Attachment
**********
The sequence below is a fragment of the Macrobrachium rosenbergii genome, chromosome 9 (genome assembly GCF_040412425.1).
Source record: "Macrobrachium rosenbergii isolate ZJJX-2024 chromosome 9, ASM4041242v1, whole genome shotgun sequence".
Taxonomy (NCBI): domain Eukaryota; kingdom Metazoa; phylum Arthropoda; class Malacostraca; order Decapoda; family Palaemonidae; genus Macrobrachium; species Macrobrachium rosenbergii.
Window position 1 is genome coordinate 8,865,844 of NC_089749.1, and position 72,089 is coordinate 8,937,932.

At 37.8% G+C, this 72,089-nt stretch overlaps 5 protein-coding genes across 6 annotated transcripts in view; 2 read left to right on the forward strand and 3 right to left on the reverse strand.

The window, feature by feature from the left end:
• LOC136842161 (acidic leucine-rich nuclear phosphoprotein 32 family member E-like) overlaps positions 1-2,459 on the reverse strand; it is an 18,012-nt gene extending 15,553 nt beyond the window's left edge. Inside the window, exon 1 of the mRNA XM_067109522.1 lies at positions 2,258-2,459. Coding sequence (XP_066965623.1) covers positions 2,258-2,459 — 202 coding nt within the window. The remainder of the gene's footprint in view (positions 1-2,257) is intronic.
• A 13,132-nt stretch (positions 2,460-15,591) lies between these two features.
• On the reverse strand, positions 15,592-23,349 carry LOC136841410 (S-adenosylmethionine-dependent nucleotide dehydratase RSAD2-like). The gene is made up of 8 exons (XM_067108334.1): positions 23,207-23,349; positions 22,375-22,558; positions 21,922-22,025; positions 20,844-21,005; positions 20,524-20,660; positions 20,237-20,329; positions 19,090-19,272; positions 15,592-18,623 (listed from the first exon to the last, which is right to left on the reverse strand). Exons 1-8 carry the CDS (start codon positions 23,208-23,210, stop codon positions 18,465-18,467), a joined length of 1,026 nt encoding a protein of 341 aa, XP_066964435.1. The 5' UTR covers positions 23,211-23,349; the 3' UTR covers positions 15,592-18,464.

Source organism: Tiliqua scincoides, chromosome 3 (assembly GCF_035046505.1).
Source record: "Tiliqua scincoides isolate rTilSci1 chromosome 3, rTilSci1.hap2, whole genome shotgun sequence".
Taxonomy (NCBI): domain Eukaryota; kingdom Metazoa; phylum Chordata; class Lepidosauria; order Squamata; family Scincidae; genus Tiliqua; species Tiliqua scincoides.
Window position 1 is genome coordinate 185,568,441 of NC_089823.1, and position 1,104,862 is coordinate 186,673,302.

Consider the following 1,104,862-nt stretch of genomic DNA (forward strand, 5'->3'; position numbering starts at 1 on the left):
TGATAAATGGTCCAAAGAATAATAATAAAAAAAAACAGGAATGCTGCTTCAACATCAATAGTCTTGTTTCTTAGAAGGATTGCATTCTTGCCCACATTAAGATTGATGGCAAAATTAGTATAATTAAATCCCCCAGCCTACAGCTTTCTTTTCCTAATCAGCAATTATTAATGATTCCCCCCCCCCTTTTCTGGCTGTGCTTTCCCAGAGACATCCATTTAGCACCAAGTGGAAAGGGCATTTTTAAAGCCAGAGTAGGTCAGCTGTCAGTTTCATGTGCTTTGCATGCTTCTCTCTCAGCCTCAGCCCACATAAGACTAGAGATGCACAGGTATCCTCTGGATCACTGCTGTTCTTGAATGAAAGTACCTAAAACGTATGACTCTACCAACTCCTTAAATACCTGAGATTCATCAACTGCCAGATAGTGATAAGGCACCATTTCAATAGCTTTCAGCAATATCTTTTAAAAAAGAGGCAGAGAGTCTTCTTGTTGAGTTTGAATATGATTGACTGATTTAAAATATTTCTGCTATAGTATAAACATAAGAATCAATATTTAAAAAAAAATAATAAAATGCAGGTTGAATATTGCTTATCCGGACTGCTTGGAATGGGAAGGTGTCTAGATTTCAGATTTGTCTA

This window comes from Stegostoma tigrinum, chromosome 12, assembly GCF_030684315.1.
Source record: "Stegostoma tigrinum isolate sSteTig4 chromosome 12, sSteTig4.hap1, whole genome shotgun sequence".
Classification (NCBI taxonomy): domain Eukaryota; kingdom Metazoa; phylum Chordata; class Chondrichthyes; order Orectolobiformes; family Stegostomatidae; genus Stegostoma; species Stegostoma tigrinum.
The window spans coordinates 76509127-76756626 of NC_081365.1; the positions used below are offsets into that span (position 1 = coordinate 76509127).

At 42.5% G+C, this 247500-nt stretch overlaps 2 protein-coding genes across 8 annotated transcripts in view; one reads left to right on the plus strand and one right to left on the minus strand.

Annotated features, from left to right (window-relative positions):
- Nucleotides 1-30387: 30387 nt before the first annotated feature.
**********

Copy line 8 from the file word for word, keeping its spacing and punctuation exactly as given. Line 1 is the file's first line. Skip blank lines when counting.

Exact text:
• A 13,132-nt stretch (positions 2,460-15,591) lies between these two features.